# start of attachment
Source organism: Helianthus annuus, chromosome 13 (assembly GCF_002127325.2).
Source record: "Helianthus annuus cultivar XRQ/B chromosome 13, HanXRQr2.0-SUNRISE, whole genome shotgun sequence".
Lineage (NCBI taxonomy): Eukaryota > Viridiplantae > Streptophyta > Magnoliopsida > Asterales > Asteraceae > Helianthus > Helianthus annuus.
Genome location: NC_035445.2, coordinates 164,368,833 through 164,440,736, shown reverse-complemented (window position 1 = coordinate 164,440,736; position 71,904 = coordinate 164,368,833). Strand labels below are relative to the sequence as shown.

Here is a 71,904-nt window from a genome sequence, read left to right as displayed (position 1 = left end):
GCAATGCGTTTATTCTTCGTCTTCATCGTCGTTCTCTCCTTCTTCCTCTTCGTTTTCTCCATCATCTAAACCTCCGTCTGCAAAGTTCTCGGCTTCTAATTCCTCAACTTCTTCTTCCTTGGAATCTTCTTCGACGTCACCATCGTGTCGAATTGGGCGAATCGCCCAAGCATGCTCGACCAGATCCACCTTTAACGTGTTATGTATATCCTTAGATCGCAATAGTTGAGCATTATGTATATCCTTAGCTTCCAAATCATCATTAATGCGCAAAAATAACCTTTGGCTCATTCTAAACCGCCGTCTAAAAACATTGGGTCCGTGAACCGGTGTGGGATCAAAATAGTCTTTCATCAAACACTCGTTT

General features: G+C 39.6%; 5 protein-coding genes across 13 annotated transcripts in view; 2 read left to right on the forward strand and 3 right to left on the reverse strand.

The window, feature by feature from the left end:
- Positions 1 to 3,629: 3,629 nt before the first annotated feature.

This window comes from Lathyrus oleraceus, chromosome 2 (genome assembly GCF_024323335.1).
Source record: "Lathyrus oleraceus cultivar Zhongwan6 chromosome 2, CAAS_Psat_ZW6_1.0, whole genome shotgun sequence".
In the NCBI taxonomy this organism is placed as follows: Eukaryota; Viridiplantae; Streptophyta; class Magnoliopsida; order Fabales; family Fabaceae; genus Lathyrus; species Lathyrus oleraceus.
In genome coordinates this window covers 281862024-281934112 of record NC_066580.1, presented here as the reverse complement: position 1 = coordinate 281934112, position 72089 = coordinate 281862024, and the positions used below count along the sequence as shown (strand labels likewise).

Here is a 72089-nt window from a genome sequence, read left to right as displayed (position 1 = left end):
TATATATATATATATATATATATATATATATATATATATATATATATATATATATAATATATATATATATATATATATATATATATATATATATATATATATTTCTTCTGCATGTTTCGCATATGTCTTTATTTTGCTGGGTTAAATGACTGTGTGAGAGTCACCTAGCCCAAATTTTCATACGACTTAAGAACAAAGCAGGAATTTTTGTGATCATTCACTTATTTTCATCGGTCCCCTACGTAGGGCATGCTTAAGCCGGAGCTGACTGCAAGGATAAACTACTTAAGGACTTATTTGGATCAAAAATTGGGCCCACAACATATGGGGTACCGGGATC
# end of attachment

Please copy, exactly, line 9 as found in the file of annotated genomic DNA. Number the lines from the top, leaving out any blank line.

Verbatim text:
- Positions 1 to 3,629: 3,629 nt before the first annotated feature.